“We found that 27 percent of the mice exposed to one of three different doses of BPA through their mother’s diet developed liver tumors and some precancerous lesions. The higher the dosage, the more likely they were to present with tumors,” said Caren Weinhouse, U-M doctoral student in the School of Public Health’s Department of Environmental Health Sciences and first author of the paper published online Feb. 3 in Environmental Health Perspectives.
Mice whose mothers received the highest dosage, 50 mg of BPA per kg diet, were seven times more likely to have tumors than those whose mothers were not exposed to BPA.
The researchers said more research is needed to determine the implications for human health.
“This current study showing liver tumors in mice says let’s take another look at BPA and cancer in humans,” Weinhouse said, adding that next the lab will look for biomarkers in the mice genes that may signal risk for disease before it develops, and then try to see if similar characteristics are found in humans.
Bisphenol A, or BPA, is a chemical most commonly found in plastics, cash register receipts and the lining of food cans. It once was used in hard plastic bottles, including baby bottles, but many companies have removed it as concerns about health effects have been raised in recent years. Studies have estimated that at least 90 percent of Americans have some level of BPA in their bodies.
Previous research has found precancerous lesions associated with BPA exposure but the U-M study is the first statistically significant finding of clinically evident tumors in any organ, said Dana Dolinoy, the John G. Searle Assistant Professor of Environmental Health Sciences and senior/corresponding author of the study. Specifically, the researchers found that adult offspring of exposed mothers had an increase in liver tumors.
Dolinoy said another interesting finding in their research is that tumor development didn’t discriminate by sex.
“In general, females are at lower risk of spontaneous development of liver cancer,” she said. “That distinction was erased in this study, with both males and females showing tumors.”
The researchers fed 6-week-old female mice diets containing one of three environmentally relevant doses of BPA prior to mating, then throughout pregnancy and nursing. They then took one male and one female from each litter and followed them through to 10 months.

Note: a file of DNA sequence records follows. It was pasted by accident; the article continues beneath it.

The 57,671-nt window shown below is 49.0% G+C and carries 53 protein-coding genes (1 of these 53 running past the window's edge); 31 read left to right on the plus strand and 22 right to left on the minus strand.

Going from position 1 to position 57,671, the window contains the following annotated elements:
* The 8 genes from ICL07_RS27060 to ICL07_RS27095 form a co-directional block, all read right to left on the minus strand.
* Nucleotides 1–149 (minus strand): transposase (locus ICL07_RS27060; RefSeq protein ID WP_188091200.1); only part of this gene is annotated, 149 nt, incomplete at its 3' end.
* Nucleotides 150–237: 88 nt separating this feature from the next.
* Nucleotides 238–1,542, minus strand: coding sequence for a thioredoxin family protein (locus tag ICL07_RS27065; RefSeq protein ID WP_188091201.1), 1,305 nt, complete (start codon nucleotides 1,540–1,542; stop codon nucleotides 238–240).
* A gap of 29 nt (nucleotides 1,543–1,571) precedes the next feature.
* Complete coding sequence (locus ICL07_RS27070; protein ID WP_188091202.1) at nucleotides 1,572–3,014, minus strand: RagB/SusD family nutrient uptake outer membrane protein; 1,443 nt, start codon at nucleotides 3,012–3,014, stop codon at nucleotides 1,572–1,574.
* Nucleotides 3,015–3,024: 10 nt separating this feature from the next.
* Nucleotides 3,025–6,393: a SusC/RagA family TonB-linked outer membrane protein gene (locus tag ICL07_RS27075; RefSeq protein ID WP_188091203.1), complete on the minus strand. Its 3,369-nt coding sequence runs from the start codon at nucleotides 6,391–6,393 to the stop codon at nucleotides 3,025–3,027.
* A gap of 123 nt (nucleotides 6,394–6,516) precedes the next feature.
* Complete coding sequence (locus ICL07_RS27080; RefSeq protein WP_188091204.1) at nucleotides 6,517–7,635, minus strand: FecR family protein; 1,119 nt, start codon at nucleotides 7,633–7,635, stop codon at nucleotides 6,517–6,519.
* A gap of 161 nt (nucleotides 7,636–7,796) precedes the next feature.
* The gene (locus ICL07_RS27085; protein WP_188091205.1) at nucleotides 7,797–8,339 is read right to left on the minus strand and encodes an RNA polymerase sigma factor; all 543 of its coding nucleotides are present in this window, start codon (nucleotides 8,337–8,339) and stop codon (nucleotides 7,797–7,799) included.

Another point of interest in their research, Dolinoy said, is that most other small animal studies have involved direct exposure to BPA. In this research, it was the mothers who were exposed before conception. The offspring, therefore, were exposed as developing fetuses and pups, not as adults.
“A previous study that exposed adult mice to much higher doses of BPA did not show the same link to cancer development,” she said. “This tells us the timing of exposure and the dosage are extremely critical in evaluating study outcomes.”
One year ago, Dolinoy’s lab found BPA in human fetal liver tissue, demonstrating that there is considerable exposure to the chemical during pregnancy. In that study, they also found a proportionately higher concentration of free BPA—as opposed to conjugated forms modified by the body for elimination—showing that the ability to flush the chemical from the body is not the same in fetuses as in adults.
The current research was supported by the Michigan Nutrition Research Obesity Center, National Institutes of Health, National Institute of Environmental Health Sciences Core Center of Excellence, Children’s Environmental Health Formative Center and an NIEHS Institutional Training Grant.
Other authors were Olivia Anderson and Ingrid Bergin from U-M, and David Vandenbergh Joseph Gyekis, Marc Dingman and Jingyun Yang from Pennsylvania State University.
- Contact Laurel Thomas Gnagey